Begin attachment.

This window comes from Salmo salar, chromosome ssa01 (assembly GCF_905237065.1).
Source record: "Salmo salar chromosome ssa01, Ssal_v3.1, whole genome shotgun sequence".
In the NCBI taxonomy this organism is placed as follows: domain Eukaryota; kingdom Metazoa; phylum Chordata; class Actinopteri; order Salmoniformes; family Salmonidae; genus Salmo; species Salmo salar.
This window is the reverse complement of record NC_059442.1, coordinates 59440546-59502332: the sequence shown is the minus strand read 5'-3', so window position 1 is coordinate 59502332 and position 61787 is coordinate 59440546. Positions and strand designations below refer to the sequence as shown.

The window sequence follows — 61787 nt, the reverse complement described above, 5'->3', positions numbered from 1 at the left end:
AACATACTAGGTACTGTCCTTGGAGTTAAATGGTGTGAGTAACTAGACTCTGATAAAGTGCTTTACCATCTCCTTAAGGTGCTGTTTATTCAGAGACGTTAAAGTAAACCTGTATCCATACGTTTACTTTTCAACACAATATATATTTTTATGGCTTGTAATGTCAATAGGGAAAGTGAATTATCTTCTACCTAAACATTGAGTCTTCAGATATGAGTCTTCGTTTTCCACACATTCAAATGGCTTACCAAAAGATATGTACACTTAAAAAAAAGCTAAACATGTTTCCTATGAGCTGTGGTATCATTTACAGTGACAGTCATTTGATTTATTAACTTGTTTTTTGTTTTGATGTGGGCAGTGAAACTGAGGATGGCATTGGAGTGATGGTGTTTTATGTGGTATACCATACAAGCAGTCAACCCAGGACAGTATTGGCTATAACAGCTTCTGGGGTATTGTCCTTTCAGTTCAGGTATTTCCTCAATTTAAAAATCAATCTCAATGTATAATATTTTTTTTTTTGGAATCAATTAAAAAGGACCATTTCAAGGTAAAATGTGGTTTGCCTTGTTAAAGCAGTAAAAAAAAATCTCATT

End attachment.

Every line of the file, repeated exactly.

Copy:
This window comes from Salmo salar, chromosome ssa01 (assembly GCF_905237065.1).
Source record: "Salmo salar chromosome ssa01, Ssal_v3.1, whole genome shotgun sequence".
In the NCBI taxonomy this organism is placed as follows: domain Eukaryota; kingdom Metazoa; phylum Chordata; class Actinopteri; order Salmoniformes; family Salmonidae; genus Salmo; species Salmo salar.
This window is the reverse complement of record NC_059442.1, coordinates 59440546-59502332: the sequence shown is the minus strand read 5'-3', so window position 1 is coordinate 59502332 and position 61787 is coordinate 59440546. Positions and strand designations below refer to the sequence as shown.

The window sequence follows — 61787 nt, the reverse complement described above, 5'->3', positions numbered from 1 at the left end:
AACATACTAGGTACTGTCCTTGGAGTTAAATGGTGTGAGTAACTAGACTCTGATAAAGTGCTTTACCATCTCCTTAAGGTGCTGTTTATTCAGAGACGTTAAAGTAAACCTGTATCCATACGTTTACTTTTCAACACAATATATATTTTTATGGCTTGTAATGTCAATAGGGAAAGTGAATTATCTTCTACCTAAACATTGAGTCTTCAGATATGAGTCTTCGTTTTCCACACATTCAAATGGCTTACCAAAAGATATGTACACTTAAAAAAAAGCTAAACATGTTTCCTATGAGCTGTGGTATCATTTACAGTGACAGTCATTTGATTTATTAACTTGTTTTTTGTTTTGATGTGGGCAGTGAAACTGAGGATGGCATTGGAGTGATGGTGTTTTATGTGGTATACCATACAAGCAGTCAACCCAGGACAGTATTGGCTATAACAGCTTCTGGGGTATTGTCCTTTCAGTTCAGGTATTTCCTCAATTTAAAAATCAATCTCAATGTATAATATTTTTTTTTTTGGAATCAATTAAAAAGGACCATTTCAAGGTAAAATGTGGTTTGCCTTGTTAAAGCAGTAAAAAAAAATCTCATT